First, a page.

27. The Hon'ble Supreme Court in the case of ROHITH THAMMANA GOWDA VS STATE OF KARNATAKA AND OTHERS - 2022 SCC ONLINE SC 937 at paragraph No.13 has observed as follows:- "13. We have stated earlier that the question ‘what is the wish/desire of the child’ can be ascertained through interaction, but then, the question as to ‘what would be the best interest of the child’ is a matter to be decided by the court taking into account all the relevant circumstances. A careful scrutiny of the impugned judgment would, however, reveal that even after identifying the said question rightly the High Court had swayed away from the said point and entered into consideration of certain aspects not relevant for the said purpose. We will explain the raison d'etre for the said remark"
28. In the case of NIL RATAN KUNDU V. ABHIJIT KUNDU - (2008) 9 SCC 413, the Hon'ble Supreme Court while considering the principles governing custody of minor at paragraph No.52 of its judgment has observed as follows:- 37 "52. In our judgment, the law relating to custody of a child is fairly well settled and it is this : in deciding a difficult and complex question as to the custody of a minor, a court of law should keep in mind the relevant statutes and the rights flowing therefrom. But such cases cannot be decided solely by interpreting legal provisions. It is a human problem and is required to be solved with human touch. A court while dealing with custody cases, is neither bound by statutes nor by strict rules of evidence or procedure nor by precedents. In selecting proper guardian of a minor, the paramount consideration should be the welfare and wellbeing of the child. In selecting a guardian, the court is exercising parens patriae jurisdiction and is expected, nay bound, to give due weight to a child's ordinary comfort, contentment, health, education, intellectual development and favourable surroundings. But over and above physical comforts, moral and ethical values cannot be ignored. They are equally, or we may say, even more important, essential and indispensable considerations. If the minor is old enough to form an intelligent preference or judgment, the court must consider such preference as well, though the final decision should rest with the court as to what is conducive to the welfare of the minor." 29. From the pronouncements made in the aforesaid judgments, it is trite law that the courts while considering the question of a minor child's custody, has to keep in mind the overall well being of the child and the paramount consideration should be only its welfare. In addition to the moral and ethical welfare, the Court should also consider the physical well-being of the child. The provision of the statute cannot come in the way of the courts exercising its parens patriae jurisdiction arising in such cases. The Court is required to evaluate the material available before it and keeping in mind the welfare and paramount interest of the child should order custody to the parent who can provide and assure a conducive environment for the child's overall growth and who can provide safety, stability and security to the child. Home is the first school of the child and parents are its first teachers. When the child is deprived of a proper parenthood, its overall growth and happiness gets effected and in such situation, the Courts are not only required to consider the comforts and attachments of the child but should also take into consideration the surroundings in which the child is growing, the moral and ethical values which the child learns by observation, availability of care and affection when the child needs it most and thereafter strike a balance which would be more beneficial for the child's welfare and interest. The preference and desire of the child is to be considered only if the child is mature enough to form an intelligent preference and judgment, otherwise the Court has to take the onus for providing an environment which would be more conducive to the welfare of the child. The material evidence available on record is, therefore, required to be evaluated keeping these aspects in mind.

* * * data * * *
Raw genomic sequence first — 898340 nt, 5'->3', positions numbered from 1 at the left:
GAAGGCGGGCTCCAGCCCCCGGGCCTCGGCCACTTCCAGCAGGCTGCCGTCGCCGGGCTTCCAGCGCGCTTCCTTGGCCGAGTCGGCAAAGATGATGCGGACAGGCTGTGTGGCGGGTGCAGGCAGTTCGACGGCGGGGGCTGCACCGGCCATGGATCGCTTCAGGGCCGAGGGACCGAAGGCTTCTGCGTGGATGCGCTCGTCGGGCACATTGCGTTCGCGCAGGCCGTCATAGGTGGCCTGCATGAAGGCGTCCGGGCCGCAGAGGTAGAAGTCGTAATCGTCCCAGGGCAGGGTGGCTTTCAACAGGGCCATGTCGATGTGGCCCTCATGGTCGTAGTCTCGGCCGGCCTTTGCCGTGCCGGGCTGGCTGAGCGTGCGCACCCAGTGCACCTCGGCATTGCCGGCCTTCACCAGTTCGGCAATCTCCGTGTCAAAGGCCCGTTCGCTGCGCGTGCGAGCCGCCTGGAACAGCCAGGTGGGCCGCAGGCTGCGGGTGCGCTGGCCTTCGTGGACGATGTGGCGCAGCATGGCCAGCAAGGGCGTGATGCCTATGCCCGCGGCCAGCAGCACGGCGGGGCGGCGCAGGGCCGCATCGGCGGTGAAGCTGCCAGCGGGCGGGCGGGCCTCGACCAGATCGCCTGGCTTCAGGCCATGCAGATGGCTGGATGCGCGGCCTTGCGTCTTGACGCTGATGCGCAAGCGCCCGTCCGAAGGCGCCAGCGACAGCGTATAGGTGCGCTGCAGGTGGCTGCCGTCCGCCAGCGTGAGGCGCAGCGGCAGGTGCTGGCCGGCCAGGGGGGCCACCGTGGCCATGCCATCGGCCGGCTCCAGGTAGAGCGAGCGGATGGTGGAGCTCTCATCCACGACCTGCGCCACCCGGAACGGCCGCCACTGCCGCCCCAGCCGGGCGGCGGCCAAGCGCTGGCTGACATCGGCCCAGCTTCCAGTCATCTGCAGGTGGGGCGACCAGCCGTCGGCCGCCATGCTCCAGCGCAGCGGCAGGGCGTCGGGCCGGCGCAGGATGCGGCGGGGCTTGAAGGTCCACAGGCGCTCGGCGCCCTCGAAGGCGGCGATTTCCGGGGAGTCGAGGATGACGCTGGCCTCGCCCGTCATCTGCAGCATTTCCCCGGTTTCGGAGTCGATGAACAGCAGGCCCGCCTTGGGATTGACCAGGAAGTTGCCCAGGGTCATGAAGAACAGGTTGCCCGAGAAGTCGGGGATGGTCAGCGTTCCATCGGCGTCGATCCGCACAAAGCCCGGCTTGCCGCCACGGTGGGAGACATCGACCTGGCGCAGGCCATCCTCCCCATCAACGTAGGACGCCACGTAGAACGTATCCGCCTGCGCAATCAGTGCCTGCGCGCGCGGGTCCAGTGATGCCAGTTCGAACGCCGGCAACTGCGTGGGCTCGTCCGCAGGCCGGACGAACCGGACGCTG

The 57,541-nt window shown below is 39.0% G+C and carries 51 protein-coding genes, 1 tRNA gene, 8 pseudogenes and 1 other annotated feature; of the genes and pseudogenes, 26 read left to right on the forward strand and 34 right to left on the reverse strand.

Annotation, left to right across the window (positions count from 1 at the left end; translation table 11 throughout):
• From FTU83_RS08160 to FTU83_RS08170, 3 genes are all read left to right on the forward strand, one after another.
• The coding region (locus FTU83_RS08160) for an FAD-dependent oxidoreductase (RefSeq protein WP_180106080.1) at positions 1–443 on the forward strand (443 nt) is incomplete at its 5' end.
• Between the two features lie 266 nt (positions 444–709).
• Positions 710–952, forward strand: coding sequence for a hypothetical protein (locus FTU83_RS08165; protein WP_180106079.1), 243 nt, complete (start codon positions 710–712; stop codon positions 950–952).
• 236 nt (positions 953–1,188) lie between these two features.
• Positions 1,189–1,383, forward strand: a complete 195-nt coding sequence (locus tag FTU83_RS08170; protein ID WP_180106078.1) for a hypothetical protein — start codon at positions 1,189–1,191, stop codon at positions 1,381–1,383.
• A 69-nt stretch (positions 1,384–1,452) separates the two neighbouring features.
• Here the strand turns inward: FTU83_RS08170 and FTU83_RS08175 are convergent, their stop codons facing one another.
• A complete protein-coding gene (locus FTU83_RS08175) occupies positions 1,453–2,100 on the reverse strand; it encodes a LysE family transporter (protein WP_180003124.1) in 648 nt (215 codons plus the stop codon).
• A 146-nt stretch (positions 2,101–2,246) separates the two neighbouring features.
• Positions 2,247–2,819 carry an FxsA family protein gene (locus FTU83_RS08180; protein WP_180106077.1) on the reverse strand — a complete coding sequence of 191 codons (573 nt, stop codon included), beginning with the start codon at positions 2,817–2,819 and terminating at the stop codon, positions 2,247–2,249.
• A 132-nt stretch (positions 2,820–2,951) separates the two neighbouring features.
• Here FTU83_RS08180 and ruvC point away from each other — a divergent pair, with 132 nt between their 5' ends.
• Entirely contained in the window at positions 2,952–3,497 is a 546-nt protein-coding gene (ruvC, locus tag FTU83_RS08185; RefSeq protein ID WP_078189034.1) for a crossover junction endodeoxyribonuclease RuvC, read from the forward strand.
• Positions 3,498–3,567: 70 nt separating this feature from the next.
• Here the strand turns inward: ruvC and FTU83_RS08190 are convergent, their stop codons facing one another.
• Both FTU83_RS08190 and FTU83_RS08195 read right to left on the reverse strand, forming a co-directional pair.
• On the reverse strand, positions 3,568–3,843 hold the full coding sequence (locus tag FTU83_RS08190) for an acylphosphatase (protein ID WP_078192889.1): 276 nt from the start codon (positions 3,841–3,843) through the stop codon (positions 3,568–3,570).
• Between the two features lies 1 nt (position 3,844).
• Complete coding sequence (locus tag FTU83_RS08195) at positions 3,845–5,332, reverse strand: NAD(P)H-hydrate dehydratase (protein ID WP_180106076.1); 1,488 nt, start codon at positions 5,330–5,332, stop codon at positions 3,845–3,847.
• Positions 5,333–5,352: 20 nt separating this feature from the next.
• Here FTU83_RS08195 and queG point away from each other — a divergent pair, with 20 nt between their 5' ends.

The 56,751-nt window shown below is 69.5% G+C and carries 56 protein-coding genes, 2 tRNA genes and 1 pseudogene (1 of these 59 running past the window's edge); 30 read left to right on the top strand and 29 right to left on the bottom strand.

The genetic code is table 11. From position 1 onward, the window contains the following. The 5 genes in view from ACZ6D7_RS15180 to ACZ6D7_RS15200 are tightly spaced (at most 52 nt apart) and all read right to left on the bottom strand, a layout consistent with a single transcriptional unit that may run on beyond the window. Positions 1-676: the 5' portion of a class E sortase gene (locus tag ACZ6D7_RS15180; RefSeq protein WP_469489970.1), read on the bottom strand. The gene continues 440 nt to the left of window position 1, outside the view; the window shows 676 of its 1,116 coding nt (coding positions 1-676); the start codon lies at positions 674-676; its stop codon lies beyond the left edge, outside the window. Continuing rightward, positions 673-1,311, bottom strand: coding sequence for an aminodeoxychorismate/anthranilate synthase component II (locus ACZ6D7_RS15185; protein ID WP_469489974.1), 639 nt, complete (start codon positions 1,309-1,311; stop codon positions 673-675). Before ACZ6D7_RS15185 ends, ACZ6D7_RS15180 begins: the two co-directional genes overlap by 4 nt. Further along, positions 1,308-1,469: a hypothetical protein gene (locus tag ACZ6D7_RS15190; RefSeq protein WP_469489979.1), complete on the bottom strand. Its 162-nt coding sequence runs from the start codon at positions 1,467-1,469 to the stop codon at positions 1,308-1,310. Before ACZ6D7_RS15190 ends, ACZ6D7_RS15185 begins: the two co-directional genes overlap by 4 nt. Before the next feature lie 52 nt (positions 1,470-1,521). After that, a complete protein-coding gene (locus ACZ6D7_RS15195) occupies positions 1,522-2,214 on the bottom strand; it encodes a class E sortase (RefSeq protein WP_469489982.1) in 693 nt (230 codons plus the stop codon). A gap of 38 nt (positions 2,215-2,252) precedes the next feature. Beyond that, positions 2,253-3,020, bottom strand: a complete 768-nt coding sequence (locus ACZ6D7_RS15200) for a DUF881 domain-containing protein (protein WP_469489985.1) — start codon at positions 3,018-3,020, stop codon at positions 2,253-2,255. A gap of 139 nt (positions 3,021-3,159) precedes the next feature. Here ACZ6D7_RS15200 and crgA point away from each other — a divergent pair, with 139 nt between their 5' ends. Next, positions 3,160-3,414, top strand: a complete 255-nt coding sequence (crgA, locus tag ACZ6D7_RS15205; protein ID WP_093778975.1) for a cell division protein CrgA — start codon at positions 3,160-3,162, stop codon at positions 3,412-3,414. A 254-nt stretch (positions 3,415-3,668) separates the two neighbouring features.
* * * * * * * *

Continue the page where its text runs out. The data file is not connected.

30. In the present case, the parents of the child are qualified doctors. The appellant is working in a private hospital on the administrative side, while the respondent is a Post Graduate i.e., MD in Pathology. Both of them are divorcee from the earlier marriage and they do not have any children from their earlier marriage. The parties came to know each other on a marriage portal, and thereafter, they decided to marry each other. The material on record would go to show that at the time of marriage, the respondent's parents, sister and her minor daughter were staying with him and many relatives also used to visit them. Whereas, the appellant was brought up by her grandparents and it appears that her parents were not in good terms, and therefore, she had not received parental love, care and affection when she was growing. It appears therefore that she has no respect or value for the relationships and she was in the habit of quarrelling on silly issues. She also did not want the respondent's parents and family members to stay with him, and therefore, she saw to it that they left the house. Inspite of such behaviour of the appellant, the respondent's parents came back to the house of the respondent when the appellant was pregnant and they not only took care of the appellant during her pregnancy, but also took care of the appellant and the child after the appellant gave birth to the child. Inspite of all these, the appellant deliberately raised quarrel with them and threw them out of the house.